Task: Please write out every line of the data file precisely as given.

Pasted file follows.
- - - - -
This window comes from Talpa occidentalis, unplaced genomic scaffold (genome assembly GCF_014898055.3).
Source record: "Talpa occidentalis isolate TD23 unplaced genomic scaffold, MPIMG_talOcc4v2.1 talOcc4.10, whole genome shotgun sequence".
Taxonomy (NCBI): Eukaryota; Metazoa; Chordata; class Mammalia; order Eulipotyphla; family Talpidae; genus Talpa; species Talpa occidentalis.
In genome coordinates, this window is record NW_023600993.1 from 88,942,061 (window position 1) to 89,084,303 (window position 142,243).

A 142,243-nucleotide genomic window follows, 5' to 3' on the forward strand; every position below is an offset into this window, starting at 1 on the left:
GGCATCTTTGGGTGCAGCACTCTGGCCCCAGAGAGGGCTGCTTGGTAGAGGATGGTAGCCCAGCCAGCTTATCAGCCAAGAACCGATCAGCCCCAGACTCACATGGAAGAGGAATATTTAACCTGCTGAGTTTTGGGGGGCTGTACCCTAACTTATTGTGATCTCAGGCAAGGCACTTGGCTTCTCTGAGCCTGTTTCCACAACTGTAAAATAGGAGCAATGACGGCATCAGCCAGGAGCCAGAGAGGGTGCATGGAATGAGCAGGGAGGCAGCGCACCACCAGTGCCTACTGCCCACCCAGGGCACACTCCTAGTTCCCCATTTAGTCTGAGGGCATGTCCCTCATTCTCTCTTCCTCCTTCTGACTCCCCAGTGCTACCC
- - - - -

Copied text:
This window comes from Talpa occidentalis, unplaced genomic scaffold (genome assembly GCF_014898055.3).
Source record: "Talpa occidentalis isolate TD23 unplaced genomic scaffold, MPIMG_talOcc4v2.1 talOcc4.10, whole genome shotgun sequence".
Taxonomy (NCBI): Eukaryota; Metazoa; Chordata; class Mammalia; order Eulipotyphla; family Talpidae; genus Talpa; species Talpa occidentalis.
In genome coordinates, this window is record NW_023600993.1 from 88,942,061 (window position 1) to 89,084,303 (window position 142,243).

A 142,243-nucleotide genomic window follows, 5' to 3' on the forward strand; every position below is an offset into this window, starting at 1 on the left:
GGCATCTTTGGGTGCAGCACTCTGGCCCCAGAGAGGGCTGCTTGGTAGAGGATGGTAGCCCAGCCAGCTTATCAGCCAAGAACCGATCAGCCCCAGACTCACATGGAAGAGGAATATTTAACCTGCTGAGTTTTGGGGGGCTGTACCCTAACTTATTGTGATCTCAGGCAAGGCACTTGGCTTCTCTGAGCCTGTTTCCACAACTGTAAAATAGGAGCAATGACGGCATCAGCCAGGAGCCAGAGAGGGTGCATGGAATGAGCAGGGAGGCAGCGCACCACCAGTGCCTACTGCCCACCCAGGGCACACTCCTAGTTCCCCATTTAGTCTGAGGGCATGTCCCTCATTCTCTCTTCCTCCTTCTGACTCCCCAGTGCTACCC